A Conversation with Alex Oxford, CEO, and Growth Lead at TaxValet: Part 1

Hosts & Guests

Alex Oxford, CMI, Founder & CEO of TaxValet

Meredith Smith, State and Local Tax Senior Manager

Judy Vordran, Leader, Educator, Advocate, J.D., CPA

Topics Discussed in this Episode:

  • TaxValet’s core purpose and approach to sales tax
  • Building a client experience tailored to their individual needs
  • Creating psychological safety in the workplace and in client relationships

What You Will Discover:

  • [02:07]  Exploring the need for professional services in the SMB Market
  • [06:26]  Streamlining tax solutions for E-commerce and software businesses
  • [15:40] Creating a culture of safety and transparency in the workplace


  • Our purpose as a company is to transform negative emotions into something positive for our clients, our partners, and our employees. We are looking at sales tax not just being about the numbers, but understanding our clients are stressed out and overwhelmed and that is the problem we are solving.” – Alex Oxford [04:37]
  • “We know that as a company if we are there to support you as an employee you will be there to support the business later on. Focusing on trust and creating psychological safety so that people feel safe to talk about things and will challenge each other.” Alex Oxford [16:32]
  • “I’m a big believer in honesty, transparency and taking care of the people that work with you and are a part of your family.” Judy Vorndran [17:20]
  • As leaders we owe it to our team to be the best leaders we can be, to show up as servant leaders and help them grow, develop, and realize what they are fully capable of.” – Alex Oxford [17:26]

Relevant Links:


Alex Oxford on LinkedIn:LinkedIn

TaxOps Home – www.taxops.com


Meredith Smith: All right, Alex, thank you so much for joining us today. It's a pleasure to have you on the podcast and speak with you.
Alex Oxford: Yeah, thanks so much for having me. Super excited for this talk.
Meredith Smith: So you've built Tax Valet from Scratch. What was the impetus for the company, it's purpose, and what are you trying to accomplish?
Alex Oxford: Oh, there's so much there. First I would say I certainly didn't build at all from scratch It. I've used the help from a lot of people, a lot of really gracious mentors, advisors, vendors. And then most importantly, the Tax Valet team. The company just wouldn't be here today if it weren't for the people that have been involved from the beginning.
And I've got a number on my team and on my leadership team that have been with me. Since the first few months, and it's just been a wonderful ride and journey ever since. So I think there are a couple parts to that question. The first one was, what was the impetus for starting the company? Is that right? I mean, just being totally honest, life's messy and life gets weird, right? So my background was in product marketing at a sales tax software company called Sovos Compliance. And so I was working there.
I was overseeing the product team, working with the product management, product development, and then also the sales and marketing team. And I kept running into the same problem over and over again, which is businesses were coming, they wanted to get rid of all their sales tax problems. Businesses would purchase the software thinking it would magically take care of everything and then realize they were not getting a solution that was going to take care of everything for them, right? They didn’t know what they needed. There's so many questions, right? Like, where do I have Nexus? Or, I know where I have Nexus, I need to get permits, or, okay, you can calculate the tax, but how do I set up my platform in order to do it? Sure.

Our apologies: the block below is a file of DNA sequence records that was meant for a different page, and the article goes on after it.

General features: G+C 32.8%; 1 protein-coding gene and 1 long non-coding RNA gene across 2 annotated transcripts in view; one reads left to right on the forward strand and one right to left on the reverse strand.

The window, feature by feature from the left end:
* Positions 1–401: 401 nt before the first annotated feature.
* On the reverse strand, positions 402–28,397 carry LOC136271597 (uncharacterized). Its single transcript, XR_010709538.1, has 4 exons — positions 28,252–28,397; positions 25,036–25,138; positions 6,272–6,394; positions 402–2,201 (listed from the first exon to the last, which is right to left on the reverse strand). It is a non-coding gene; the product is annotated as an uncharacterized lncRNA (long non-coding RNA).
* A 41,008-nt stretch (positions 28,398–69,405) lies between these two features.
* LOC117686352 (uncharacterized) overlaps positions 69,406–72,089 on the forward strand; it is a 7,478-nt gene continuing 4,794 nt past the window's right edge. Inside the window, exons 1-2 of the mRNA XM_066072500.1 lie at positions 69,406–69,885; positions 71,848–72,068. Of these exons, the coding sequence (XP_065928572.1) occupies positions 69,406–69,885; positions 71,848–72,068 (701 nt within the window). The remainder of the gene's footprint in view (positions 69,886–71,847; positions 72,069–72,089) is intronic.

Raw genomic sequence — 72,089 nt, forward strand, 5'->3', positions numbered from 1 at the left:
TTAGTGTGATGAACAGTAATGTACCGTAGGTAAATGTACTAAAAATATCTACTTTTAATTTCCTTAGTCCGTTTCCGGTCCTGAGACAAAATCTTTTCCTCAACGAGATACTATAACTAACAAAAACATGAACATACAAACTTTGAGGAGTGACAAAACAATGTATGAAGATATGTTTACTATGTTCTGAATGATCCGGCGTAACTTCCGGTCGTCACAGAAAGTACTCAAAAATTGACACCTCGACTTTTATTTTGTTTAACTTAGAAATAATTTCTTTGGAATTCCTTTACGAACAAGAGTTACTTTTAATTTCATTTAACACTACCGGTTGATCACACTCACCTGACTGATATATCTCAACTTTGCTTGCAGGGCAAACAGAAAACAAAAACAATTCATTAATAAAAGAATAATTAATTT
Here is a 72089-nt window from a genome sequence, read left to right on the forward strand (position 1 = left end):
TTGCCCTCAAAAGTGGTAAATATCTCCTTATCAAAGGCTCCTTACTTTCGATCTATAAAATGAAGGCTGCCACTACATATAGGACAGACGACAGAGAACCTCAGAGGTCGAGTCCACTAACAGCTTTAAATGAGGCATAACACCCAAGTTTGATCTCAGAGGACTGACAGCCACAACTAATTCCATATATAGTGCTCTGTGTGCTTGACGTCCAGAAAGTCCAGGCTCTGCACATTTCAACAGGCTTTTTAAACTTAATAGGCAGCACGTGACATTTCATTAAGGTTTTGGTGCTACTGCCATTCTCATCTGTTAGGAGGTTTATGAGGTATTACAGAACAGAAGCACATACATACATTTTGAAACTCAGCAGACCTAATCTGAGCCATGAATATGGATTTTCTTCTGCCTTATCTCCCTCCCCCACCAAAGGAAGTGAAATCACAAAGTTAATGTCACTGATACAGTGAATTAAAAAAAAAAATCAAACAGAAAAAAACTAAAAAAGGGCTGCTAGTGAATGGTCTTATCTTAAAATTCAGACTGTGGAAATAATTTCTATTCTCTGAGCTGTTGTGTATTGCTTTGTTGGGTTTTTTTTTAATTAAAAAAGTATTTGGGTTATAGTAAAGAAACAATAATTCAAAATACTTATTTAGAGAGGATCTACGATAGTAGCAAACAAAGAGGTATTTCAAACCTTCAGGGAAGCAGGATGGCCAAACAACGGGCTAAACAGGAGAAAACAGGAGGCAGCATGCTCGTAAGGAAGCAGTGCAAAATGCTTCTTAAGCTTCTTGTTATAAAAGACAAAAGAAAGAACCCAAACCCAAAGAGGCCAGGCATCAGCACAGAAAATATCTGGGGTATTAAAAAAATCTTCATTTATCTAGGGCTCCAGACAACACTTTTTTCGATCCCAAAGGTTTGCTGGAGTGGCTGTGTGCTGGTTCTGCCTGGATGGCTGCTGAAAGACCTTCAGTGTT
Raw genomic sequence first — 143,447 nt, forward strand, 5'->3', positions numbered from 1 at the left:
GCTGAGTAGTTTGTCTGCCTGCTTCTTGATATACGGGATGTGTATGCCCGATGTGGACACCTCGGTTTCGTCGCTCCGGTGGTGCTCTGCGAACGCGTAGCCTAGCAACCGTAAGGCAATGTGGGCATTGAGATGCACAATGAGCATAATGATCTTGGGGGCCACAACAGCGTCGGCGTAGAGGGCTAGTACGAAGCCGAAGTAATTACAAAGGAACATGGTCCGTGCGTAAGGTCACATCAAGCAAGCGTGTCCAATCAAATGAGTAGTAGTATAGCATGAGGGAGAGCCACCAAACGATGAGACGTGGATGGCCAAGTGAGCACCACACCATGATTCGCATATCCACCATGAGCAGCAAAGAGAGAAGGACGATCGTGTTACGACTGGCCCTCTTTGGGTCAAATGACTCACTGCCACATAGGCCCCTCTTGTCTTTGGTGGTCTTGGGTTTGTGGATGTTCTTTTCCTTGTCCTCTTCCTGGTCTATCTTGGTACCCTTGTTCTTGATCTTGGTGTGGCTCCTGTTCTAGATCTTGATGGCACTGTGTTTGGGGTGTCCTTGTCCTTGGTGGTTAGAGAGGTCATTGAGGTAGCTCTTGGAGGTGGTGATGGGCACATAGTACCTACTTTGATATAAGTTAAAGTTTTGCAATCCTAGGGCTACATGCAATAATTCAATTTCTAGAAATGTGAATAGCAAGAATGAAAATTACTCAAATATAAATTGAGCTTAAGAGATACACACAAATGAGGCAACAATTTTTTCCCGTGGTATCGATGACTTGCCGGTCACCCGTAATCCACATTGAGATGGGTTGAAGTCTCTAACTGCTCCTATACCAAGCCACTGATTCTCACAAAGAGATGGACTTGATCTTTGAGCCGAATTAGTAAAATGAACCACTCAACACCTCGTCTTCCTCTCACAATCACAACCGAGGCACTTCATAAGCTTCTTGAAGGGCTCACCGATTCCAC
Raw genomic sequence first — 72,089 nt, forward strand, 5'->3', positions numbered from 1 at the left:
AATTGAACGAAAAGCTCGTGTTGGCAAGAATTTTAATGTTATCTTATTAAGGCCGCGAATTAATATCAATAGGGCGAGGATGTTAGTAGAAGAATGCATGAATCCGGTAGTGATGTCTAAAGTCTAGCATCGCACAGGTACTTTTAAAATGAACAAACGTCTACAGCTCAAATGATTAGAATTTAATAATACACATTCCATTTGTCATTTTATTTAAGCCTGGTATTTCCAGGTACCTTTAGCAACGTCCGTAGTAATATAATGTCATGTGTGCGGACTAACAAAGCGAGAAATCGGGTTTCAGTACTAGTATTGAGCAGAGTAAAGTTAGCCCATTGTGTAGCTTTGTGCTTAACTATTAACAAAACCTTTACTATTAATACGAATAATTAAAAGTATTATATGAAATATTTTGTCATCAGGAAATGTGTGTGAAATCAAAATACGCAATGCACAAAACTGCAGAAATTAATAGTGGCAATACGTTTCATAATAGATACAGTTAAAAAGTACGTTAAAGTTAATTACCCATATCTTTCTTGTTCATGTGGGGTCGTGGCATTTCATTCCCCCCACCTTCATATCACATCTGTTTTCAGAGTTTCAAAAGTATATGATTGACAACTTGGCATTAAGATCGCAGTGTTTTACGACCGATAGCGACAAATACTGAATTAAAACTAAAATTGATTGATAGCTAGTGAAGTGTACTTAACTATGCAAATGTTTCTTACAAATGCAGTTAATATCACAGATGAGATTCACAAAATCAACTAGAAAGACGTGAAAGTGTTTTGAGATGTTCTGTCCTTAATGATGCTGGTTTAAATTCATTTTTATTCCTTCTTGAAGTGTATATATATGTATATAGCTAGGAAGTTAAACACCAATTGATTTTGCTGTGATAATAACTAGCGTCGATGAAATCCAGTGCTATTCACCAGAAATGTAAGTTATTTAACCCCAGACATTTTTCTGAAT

All these various problems. And so I was working with the leadership team saying, we've got to go find someone that we can partner with that can fill in all of these gaps. I set out for a year trying to find a partner, you know, talked with a variety of companies, some of them, you know, we both know, and couldn't find anyone that could do it consistently at an affordable rate for the Sovos market.
So then I started asking, Can we create a professional services division? Because what the market really needs, what these business owners need is just to note that their problems are being taken care of, every aspect of it, and the software alone is just never going to do that. And we see that happen all the time with software companies sort of selling the moon and then nothing ever really happened. So, I was pushing and pushing and leadership was just saying like, no, we're not going to do that. And then politely, an executive kind of told me like, well, if you think it's such a great idea, why don't you go start your own company? And you know, I said life's messy, you know, like it is.
I was sort of frustrated with that. I was also recovering from my second brain surgery, so I'm a brain cancer survivor and also a thyroid cancer survivor. So I went and changed my life up and went and ran marketing for a startup out in San Diego. Did that for a little over a year. Super fun experience that crashed and burned magnificently, and then I was out of a job.
I was like, well, what do I do now? So I started applying for jobs in the software space and then I said, well, I'm also going to try to start this company because I know there's a need. And I also knew that the Wayfair case was working its way up through the courts. If everything was happening just as planned, then I could get this business going six months before Wayfair.
And the timing would've been impeccable. And I told my partner at the time, if I get a client before I get a job, I'm just going to run with this business. And that's exactly what happened. And the rest is history. I think I missed another part of your question. There's so much in that juicy first question. Right.
Meredith Smith: What do you define as the core purpose of Tax Valet? 4.10
Alex Oxford: Well, our core purpose as a company is a little bit different than I think other sales tax companies. Our purpose as a business, and certainly this is true for my own life, as transforming negative emotions.